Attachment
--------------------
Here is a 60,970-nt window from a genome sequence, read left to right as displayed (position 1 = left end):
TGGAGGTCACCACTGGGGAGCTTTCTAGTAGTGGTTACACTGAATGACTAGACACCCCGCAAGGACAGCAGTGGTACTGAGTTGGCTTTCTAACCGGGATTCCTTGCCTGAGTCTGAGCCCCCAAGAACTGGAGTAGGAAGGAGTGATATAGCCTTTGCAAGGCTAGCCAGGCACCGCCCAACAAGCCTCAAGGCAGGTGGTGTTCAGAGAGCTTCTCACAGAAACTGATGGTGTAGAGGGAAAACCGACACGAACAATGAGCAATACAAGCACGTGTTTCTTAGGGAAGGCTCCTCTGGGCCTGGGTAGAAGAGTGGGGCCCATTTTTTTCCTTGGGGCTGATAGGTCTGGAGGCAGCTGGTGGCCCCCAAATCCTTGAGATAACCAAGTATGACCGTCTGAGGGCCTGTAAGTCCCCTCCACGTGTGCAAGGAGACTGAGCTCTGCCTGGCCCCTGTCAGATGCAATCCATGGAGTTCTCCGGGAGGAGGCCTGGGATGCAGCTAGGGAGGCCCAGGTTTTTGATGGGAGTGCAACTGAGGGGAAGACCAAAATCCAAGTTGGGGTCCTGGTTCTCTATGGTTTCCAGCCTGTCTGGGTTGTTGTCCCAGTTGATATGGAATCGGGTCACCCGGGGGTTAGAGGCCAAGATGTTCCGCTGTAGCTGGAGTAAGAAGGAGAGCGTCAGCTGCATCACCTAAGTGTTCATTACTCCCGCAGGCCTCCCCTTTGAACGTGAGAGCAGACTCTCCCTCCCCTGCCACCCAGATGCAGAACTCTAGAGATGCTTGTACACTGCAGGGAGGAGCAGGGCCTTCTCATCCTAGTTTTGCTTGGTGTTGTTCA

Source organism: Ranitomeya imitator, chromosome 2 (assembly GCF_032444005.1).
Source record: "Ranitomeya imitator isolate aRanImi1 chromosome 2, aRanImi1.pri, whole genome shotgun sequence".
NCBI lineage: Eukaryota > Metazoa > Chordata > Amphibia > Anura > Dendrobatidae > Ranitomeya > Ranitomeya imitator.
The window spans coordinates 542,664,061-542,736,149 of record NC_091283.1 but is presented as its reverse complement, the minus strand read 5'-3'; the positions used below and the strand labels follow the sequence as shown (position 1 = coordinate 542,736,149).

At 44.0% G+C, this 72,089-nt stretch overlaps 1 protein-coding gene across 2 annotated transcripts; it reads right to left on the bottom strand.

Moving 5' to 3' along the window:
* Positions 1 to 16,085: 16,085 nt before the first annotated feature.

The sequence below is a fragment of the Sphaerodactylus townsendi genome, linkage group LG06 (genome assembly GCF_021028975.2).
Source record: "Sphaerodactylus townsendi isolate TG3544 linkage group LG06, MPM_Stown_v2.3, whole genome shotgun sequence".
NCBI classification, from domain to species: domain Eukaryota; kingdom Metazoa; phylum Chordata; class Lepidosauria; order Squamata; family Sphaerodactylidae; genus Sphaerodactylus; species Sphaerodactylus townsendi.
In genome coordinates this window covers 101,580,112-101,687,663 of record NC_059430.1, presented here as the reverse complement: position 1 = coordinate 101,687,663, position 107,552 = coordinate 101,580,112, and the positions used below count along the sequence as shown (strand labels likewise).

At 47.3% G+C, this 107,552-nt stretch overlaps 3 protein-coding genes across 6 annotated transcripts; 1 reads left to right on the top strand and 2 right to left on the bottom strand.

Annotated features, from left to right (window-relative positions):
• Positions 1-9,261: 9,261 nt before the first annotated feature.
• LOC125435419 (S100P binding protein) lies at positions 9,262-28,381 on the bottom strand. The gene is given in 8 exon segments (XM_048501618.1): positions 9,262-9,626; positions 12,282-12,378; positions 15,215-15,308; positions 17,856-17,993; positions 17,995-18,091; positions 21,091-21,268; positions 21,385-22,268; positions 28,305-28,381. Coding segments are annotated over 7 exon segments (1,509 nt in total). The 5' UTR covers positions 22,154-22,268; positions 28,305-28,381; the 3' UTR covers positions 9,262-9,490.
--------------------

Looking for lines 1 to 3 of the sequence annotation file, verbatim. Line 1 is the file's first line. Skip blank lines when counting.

Here is a 60,970-nt window from a genome sequence, read left to right as displayed (position 1 = left end):
TGGAGGTCACCACTGGGGAGCTTTCTAGTAGTGGTTACACTGAATGACTAGACACCCCGCAAGGACAGCAGTGGTACTGAGTTGGCTTTCTAACCGGGATTCCTTGCCTGAGTCTGAGCCCCCAAGAACTGGAGTAGGAAGGAGTGATATAGCCTTTGCAAGGCTAGCCAGGCACCGCCCAACAAGCCTCAAGGCAGGTGGTGTTCAGAGAGCTTCTCACAGAAACTGATGGTGTAGAGGGAAAACCGACACGAACAATGAGCAATACAAGCACGTGTTTCTTAGGGAAGGCTCCTCTGGGCCTGGGTAGAAGAGTGGGGCCCATTTTTTTCCTTGGGGCTGATAGGTCTGGAGGCAGCTGGTGGCCCCCAAATCCTTGAGATAACCAAGTATGACCGTCTGAGGGCCTGTAAGTCCCCTCCACGTGTGCAAGGAGACTGAGCTCTGCCTGGCCCCTGTCAGATGCAATCCATGGAGTTCTCCGGGAGGAGGCCTGGGATGCAGCTAGGGAGGCCCAGGTTTTTGATGGGAGTGCAACTGAGGGGAAGACCAAAATCCAAGTTGGGGTCCTGGTTCTCTATGGTTTCCAGCCTGTCTGGGTTGTTGTCCCAGTTGATATGGAATCGGGTCACCCGGGGGTTAGAGGCCAAGATGTTCCGCTGTAGCTGGAGTAAGAAGGAGAGCGTCAGCTGCATCACCTAAGTGTTCATTACTCCCGCAGGCCTCCCCTTTGAACGTGAGAGCAGACTCTCCCTCCCCTGCCACCCAGATGCAGAACTCTAGAGATGCTTGTACACTGCAGGGAGGAGCAGGGCCTTCTCATCCTAGTTTTGCTTGGTGTTGTTCA

Source organism: Ranitomeya imitator, chromosome 2 (assembly GCF_032444005.1).